Auspicious Cranes (瑞鶴圖)
Zhao Ji (1082–1135), Song Dynasty (960–1279)
Handscroll, ink and color on silk, 51 x 138.2 cm, Liaoning Provincial Museum, Shenyang
The crane, which symbolizes longevity and auspiciousness, is regarded as one of the links between divinity and humanity in Taoism. In the past, people believed that cranes could guard the supremacy of the imperial power. During the Northern Song dynasty, the crane was also a metaphor for hermits and virtuous officials. These symbols coincided with the Taoist emperor, Huizong’s ambition for lasting stability and peace for the empire.
On the day after the Lantern Festival in 1112, Emperor Huizong saw a flock of cranes hovering at the Xuande Gate of his imperial palace. The timing was quite special—he was just about to finish his twelfth year at the throne. In Chinese culture, twelve years mark a complete earthly cycle. People believed that an emperor who governed for twelve years could achieve higher splendor. Therefore Huizong saw this scene as a sign of auspiciousness and painted it on silk.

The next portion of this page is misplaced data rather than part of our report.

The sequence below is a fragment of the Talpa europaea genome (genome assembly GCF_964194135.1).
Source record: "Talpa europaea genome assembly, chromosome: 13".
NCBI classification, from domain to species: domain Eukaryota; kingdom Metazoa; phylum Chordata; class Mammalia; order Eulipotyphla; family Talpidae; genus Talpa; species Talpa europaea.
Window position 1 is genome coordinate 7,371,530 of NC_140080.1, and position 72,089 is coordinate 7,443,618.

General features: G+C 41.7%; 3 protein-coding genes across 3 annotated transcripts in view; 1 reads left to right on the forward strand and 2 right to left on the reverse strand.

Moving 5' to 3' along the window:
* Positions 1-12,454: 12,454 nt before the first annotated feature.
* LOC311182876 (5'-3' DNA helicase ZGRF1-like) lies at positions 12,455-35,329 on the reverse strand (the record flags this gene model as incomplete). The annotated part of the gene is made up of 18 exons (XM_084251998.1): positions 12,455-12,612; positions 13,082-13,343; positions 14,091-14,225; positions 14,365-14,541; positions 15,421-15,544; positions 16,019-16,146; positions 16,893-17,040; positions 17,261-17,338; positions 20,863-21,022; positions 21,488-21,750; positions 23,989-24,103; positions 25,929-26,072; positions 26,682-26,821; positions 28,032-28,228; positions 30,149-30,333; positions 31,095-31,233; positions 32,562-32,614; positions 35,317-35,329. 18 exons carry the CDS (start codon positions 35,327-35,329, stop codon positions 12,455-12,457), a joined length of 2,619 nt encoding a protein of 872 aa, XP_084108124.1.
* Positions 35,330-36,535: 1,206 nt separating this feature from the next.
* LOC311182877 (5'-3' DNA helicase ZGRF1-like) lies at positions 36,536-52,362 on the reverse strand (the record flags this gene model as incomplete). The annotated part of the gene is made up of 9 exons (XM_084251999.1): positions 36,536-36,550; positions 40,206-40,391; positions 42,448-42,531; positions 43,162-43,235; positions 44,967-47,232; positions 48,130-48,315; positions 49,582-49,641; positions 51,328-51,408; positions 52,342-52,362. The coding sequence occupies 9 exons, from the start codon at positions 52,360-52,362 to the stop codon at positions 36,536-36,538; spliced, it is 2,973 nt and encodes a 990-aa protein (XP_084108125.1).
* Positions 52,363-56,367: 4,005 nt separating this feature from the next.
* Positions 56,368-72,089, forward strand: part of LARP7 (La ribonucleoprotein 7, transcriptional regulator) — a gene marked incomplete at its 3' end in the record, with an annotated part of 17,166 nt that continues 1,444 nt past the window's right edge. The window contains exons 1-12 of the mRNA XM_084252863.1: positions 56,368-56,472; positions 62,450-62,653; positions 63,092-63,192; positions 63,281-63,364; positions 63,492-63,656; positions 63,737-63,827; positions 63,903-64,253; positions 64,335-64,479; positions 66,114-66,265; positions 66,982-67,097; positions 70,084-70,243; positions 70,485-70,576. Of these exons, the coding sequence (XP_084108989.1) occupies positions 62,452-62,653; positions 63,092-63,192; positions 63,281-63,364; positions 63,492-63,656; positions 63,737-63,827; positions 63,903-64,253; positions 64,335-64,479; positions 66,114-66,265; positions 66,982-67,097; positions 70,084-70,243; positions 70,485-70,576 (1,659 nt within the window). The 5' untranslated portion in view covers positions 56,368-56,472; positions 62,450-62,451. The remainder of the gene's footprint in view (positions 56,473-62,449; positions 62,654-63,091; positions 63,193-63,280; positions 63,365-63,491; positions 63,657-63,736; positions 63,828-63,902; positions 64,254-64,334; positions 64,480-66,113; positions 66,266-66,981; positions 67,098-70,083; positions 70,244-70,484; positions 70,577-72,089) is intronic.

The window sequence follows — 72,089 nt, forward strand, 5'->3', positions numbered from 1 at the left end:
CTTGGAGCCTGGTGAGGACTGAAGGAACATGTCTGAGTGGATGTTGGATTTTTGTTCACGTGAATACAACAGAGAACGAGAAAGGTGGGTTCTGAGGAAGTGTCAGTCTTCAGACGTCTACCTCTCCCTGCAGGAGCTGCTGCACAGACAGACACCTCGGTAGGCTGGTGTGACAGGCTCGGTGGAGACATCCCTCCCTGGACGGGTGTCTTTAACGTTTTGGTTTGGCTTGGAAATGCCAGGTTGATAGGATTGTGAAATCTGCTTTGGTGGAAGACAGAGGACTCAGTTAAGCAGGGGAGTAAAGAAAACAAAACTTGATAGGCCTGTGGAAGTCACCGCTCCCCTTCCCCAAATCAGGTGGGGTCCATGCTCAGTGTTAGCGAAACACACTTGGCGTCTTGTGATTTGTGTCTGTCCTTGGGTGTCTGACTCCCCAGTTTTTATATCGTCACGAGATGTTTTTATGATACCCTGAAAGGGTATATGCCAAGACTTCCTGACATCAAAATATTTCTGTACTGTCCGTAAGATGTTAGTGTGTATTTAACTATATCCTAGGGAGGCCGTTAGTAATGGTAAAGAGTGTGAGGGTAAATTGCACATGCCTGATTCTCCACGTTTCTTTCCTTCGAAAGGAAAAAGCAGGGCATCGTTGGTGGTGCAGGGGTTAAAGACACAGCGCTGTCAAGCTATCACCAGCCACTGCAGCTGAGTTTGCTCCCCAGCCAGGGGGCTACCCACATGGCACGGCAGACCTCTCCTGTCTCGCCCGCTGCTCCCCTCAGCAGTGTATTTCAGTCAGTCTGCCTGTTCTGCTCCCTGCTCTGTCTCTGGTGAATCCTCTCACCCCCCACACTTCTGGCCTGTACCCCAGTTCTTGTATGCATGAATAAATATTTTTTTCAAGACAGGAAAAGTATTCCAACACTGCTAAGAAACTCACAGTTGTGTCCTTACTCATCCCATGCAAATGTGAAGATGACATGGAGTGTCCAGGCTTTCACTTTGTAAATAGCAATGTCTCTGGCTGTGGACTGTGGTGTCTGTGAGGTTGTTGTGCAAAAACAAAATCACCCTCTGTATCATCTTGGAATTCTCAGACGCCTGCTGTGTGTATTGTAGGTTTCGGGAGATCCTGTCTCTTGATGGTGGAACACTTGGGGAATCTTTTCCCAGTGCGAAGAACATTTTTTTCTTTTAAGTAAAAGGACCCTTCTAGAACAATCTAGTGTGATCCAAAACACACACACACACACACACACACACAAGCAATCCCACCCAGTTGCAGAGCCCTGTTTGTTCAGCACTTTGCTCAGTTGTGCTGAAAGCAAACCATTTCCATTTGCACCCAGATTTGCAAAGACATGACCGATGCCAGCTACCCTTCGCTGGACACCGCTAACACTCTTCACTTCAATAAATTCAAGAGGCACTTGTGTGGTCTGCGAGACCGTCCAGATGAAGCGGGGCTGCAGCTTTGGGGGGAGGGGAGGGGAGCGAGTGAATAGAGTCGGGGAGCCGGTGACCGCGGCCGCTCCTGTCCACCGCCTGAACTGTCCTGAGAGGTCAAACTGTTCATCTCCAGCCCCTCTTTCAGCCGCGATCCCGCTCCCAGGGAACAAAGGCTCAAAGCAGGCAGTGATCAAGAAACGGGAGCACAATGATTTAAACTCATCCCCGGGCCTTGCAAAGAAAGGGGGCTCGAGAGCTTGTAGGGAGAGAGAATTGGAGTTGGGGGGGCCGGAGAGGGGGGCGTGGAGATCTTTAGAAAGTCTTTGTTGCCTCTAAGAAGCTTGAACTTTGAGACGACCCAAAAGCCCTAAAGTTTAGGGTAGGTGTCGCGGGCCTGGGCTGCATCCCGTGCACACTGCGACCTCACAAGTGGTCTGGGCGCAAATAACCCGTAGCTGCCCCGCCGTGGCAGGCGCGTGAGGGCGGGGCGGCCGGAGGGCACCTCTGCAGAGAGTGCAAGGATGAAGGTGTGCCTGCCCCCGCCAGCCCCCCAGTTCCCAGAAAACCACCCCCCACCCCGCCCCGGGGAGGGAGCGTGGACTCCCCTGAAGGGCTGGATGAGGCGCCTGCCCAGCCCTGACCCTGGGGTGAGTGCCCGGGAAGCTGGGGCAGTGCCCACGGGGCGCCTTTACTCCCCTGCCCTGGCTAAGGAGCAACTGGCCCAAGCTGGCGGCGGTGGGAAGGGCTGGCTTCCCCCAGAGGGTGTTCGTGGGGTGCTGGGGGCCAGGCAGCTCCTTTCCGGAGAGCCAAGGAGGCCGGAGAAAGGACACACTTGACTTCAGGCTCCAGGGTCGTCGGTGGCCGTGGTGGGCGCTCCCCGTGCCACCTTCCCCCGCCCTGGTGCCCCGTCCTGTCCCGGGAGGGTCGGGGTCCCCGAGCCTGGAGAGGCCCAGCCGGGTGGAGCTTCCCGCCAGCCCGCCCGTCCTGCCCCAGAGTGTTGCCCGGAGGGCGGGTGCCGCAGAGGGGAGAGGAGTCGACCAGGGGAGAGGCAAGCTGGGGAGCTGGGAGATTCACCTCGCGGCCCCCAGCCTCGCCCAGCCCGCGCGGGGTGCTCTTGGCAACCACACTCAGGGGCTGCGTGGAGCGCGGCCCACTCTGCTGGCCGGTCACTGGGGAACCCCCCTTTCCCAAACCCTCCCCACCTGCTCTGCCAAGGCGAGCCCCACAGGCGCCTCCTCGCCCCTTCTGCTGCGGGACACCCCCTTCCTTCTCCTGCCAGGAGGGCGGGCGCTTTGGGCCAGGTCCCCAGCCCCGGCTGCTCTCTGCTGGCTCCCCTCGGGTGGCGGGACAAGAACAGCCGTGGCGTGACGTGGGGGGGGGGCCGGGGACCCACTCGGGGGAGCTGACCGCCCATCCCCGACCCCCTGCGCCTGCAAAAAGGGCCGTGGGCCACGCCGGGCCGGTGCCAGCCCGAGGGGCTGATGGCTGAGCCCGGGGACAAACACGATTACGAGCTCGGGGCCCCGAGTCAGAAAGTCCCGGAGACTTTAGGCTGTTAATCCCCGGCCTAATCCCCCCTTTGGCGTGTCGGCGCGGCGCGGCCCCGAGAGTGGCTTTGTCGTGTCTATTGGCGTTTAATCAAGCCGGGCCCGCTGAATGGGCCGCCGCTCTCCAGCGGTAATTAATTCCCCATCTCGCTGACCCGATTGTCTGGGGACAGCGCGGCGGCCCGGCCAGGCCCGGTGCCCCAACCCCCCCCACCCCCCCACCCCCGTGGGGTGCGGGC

At that time, traditional flower-and-bird painting had already reached the pinnacle. However, most of the flower-and-bird paintings depicted intimate scenes such as exquisite courtyards. Emperor Huizong took a different approach by placing his view upon the wide sky. His composition was very bold. The bottom one third of the painting shows the upper part of the palace gate surrounded by clouds which also represent auspiciousness, while the clear sky with flying cranes occupies more than two thirds of the painting.
Huizong often put his signature on paintings that he approved of from his court artists, so it is not easy to tell whether a painting with his signature is actually from his own hands. However, this painting is generally believed to be done by Huizong himself. It is accompanied by a poem that Huizong composed to commemorate the auspicious occasion. This artwork is a great example of the three perfections of poetry, calligraphy, and painting.